And now a page from our “Sunday Morning” Almanac: March 31st, 1791, 222 years ago today . . . a shining moment in America’s nautical history.
For that was the day Treasury Secretary Alexander Hamilton signed the contract for construction of the Cape Henry Lighthouse in Virginia, the first lighthouse to be entirely funded and built by the U.S. government rather than by an individual state.
Completed the next year at a cost of $17,700, the original Cape Henry Lighthouse with its fish-oil-fueled lamps guided ships to safety for nearly 90 years, before being replaced by the taller, cast iron lighthouse that stands nearby.
Hundreds more federally-built and -operated lighthouses followed over the years, including the biggest of all, the Statue of Liberty which, thanks to its lamp, was officially listed as a lighthouse from its opening in 1886 until 1902.
Smaller lighthouses did their bit, too, and many were immortalized by artists, as Edward Hopper did for Cape Cod’s Highland Light.
But over time, lighthouses . . . and the lighthouse keepers who kept them operating . . . came under threat.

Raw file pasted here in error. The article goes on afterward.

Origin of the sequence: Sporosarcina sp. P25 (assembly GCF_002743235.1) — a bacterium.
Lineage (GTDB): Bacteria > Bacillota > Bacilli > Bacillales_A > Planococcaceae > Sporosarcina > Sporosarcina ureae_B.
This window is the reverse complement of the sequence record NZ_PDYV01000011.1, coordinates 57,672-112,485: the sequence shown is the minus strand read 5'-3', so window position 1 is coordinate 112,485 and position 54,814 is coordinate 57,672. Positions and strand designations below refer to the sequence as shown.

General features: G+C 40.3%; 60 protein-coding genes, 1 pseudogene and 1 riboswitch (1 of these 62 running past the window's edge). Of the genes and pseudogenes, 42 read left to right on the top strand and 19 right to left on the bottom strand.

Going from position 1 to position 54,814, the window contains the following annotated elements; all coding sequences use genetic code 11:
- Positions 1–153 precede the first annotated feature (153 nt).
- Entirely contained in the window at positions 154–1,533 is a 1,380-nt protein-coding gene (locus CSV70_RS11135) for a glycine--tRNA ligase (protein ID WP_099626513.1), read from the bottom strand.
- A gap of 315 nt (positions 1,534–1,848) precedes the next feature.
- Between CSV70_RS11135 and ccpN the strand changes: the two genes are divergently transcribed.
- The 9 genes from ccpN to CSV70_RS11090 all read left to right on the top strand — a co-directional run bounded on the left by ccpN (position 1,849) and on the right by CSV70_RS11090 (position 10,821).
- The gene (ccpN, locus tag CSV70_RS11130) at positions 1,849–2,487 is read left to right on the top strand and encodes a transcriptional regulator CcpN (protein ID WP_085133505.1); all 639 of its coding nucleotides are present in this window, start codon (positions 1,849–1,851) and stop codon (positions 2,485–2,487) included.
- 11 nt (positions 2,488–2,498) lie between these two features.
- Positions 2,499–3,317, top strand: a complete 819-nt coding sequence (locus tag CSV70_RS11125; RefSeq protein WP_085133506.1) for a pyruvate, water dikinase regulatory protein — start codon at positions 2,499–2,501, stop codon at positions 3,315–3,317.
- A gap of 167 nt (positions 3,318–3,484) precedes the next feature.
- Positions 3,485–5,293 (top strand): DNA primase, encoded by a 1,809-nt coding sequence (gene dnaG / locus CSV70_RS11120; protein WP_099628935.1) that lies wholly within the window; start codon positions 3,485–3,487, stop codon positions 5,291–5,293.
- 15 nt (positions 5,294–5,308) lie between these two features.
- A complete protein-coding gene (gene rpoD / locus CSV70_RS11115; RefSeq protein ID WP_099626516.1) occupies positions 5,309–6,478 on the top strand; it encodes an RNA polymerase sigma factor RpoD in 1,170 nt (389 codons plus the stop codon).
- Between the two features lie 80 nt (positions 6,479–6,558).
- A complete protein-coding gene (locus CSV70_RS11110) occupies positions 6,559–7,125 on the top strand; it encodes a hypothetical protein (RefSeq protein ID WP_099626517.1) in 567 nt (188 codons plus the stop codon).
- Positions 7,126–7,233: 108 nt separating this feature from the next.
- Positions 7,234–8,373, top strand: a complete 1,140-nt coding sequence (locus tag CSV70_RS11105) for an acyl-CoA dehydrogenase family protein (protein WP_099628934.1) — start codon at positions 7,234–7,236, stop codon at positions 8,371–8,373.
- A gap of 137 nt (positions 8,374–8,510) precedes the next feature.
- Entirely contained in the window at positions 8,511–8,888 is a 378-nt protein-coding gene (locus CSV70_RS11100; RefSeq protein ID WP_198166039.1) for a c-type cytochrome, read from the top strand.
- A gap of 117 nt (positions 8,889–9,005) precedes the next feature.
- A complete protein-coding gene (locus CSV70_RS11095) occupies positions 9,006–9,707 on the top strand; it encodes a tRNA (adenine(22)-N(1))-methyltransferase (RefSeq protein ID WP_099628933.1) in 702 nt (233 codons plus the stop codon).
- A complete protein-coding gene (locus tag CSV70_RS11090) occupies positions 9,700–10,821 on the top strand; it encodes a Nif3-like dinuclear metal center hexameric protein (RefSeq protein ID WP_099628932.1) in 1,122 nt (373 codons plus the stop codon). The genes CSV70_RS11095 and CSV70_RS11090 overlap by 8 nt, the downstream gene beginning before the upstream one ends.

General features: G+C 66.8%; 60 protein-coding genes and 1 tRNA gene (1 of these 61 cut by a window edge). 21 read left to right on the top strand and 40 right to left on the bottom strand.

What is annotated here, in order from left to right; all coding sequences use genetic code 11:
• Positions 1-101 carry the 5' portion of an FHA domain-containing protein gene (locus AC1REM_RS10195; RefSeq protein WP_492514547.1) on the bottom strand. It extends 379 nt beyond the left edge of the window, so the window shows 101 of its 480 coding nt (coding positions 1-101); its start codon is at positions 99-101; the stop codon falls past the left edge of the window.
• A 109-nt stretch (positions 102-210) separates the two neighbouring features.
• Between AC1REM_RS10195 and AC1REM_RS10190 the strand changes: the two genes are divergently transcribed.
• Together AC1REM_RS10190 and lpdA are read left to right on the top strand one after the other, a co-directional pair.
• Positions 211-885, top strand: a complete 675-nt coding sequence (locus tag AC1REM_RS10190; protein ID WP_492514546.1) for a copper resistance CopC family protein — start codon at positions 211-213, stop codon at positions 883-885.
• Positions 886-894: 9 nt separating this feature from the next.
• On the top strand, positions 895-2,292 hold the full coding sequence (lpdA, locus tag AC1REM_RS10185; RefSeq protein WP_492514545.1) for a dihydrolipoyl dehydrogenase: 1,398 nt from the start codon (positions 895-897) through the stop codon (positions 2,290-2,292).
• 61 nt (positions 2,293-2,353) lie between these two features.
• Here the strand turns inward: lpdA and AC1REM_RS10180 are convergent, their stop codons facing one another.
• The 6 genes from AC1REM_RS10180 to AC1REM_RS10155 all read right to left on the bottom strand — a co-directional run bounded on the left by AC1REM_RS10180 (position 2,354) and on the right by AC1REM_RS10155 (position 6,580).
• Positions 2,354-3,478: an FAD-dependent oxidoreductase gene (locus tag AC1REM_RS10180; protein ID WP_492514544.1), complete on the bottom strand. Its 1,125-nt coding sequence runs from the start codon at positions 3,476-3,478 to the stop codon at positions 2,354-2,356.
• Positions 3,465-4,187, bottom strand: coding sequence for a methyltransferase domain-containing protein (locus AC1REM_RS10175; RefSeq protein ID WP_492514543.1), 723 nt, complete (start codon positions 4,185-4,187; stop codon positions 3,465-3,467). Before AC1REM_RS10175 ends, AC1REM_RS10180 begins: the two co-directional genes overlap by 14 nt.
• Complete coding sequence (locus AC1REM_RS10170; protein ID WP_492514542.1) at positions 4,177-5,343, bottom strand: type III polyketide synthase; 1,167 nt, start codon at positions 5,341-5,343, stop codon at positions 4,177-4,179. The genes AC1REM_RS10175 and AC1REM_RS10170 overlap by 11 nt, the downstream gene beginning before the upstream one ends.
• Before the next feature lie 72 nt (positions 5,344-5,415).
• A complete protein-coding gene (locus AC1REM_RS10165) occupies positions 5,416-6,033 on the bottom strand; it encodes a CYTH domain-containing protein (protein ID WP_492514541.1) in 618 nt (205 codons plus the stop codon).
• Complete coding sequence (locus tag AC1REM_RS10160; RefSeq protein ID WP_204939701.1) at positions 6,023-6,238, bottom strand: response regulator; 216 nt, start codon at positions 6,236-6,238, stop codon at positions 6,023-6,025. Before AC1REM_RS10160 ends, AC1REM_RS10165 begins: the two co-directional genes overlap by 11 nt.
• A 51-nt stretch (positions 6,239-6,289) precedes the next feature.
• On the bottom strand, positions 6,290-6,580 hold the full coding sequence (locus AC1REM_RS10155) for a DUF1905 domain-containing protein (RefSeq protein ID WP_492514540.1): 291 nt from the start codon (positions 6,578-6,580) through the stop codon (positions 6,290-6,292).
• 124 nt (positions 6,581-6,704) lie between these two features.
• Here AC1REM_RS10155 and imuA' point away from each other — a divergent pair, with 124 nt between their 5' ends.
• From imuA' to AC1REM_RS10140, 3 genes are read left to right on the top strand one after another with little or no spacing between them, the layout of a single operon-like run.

The encroaching sea forced the relocation of New England’s Block Island lighthouse in 1993 . . . and of North Carolina’s towering Cape Hatteras Lighthouse in 1999.
But the biggest change in lighthouses came not from nature, but from advancing technology, as our old friend Charles Kuralt reported back in 1987:
“Even after electricity came to the lighthouse, somebody still had to be there to keep a wat[wpmem_field field=user_login]chful eye out for fog. No machine could do that . . . until they developed the fog detector.”
Thanks to gadgets like that, every U.S. lighthouse has been fully automated since 1998.
Today, Boston Light, the successor to America’s very first pre-Independence lighthouse, stands alone as the only one still with a Coast Guard Keeper.